Plant-soil feedback as a driver of plant invasions of mixed-grass prairie

Control of invasive plants does not always result in return of a native plant community.  The reasons could involve a depleted seed bank, changes in communities of mutualists either aboveground (e.g., pollinators or seed dispersers) or belowground (e.g., arbuscular mycorrhizal fungi), or changes in the identity or quantity of pathogens in the soil.  In a series of linked studies, we have examined soil occupancy effects of leafy spurge, smooth brome, and crested wheatgrass and compared them with those of native plants.  Our results suggest that invasive plants can change live components of soils in such a way as to reduce the vigor of native seedlings and improve establishment of invasive species.  We have also examined germinable seed banks in areas previously infested with leafy spurge and found species composition to be comparable to noninfested sites.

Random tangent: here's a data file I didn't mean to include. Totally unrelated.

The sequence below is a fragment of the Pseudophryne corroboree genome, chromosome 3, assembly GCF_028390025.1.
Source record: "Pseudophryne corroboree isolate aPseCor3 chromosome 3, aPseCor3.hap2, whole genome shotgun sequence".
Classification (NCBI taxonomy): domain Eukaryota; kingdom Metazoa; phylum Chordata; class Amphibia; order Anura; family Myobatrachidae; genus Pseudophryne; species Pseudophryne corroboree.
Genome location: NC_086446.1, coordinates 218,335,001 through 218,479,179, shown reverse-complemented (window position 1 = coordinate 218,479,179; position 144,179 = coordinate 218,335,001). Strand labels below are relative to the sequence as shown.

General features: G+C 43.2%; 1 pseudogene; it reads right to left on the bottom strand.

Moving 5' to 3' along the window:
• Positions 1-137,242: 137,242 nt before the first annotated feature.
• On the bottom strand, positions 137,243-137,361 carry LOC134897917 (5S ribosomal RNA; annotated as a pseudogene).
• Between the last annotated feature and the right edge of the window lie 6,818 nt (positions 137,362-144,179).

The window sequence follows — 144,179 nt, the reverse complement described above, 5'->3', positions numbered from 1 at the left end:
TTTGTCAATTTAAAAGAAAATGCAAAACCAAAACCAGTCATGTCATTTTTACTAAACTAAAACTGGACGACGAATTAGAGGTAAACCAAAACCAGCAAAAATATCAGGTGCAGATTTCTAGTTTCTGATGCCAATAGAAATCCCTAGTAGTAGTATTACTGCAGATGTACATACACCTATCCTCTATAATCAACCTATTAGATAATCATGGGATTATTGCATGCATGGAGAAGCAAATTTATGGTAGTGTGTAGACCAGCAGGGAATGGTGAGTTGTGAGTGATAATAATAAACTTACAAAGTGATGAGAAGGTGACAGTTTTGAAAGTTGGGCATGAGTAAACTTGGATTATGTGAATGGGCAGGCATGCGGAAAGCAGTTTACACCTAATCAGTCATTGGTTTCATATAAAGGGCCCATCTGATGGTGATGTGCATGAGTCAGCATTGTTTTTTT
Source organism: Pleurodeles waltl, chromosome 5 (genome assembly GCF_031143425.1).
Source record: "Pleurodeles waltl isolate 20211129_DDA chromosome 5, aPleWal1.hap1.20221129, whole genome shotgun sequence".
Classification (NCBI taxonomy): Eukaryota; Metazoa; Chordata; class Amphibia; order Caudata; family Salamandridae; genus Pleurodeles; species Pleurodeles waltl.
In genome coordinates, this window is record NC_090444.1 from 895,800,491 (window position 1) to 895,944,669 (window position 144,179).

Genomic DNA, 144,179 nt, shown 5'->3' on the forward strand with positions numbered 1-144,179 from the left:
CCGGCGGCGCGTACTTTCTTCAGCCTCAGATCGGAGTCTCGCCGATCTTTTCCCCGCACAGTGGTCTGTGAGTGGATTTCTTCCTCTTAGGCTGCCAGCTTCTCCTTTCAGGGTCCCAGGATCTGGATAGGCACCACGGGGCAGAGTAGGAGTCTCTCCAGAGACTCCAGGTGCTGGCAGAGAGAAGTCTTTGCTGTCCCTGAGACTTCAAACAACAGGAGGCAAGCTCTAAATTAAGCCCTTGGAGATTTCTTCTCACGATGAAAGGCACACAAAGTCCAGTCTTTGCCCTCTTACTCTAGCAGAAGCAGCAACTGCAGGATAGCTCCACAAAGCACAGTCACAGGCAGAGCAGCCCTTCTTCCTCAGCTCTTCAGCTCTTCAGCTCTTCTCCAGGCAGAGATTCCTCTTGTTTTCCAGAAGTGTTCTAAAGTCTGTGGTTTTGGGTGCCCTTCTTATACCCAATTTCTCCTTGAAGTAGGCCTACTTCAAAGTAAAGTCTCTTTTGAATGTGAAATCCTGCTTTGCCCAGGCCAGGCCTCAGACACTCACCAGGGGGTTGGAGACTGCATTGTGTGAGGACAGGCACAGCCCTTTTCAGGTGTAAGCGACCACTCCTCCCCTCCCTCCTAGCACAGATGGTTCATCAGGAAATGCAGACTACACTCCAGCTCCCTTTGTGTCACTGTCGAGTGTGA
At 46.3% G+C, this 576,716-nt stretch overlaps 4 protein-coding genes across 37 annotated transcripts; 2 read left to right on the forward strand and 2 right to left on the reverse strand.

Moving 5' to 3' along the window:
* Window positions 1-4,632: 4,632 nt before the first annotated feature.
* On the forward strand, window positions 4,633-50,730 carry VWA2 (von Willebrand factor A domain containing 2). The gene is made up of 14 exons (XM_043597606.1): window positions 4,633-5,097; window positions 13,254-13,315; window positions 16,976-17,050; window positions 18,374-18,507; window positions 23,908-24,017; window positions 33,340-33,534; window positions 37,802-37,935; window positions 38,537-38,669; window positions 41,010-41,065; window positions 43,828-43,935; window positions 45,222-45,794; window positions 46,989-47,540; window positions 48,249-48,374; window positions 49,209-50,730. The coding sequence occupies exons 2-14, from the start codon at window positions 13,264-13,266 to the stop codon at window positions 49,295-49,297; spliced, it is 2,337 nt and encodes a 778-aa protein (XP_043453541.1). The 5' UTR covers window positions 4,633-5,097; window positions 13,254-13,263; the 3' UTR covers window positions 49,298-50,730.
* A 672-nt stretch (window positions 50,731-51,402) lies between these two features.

Principal Investigator(s):

Diane L Larson

Project Status:

In Progress

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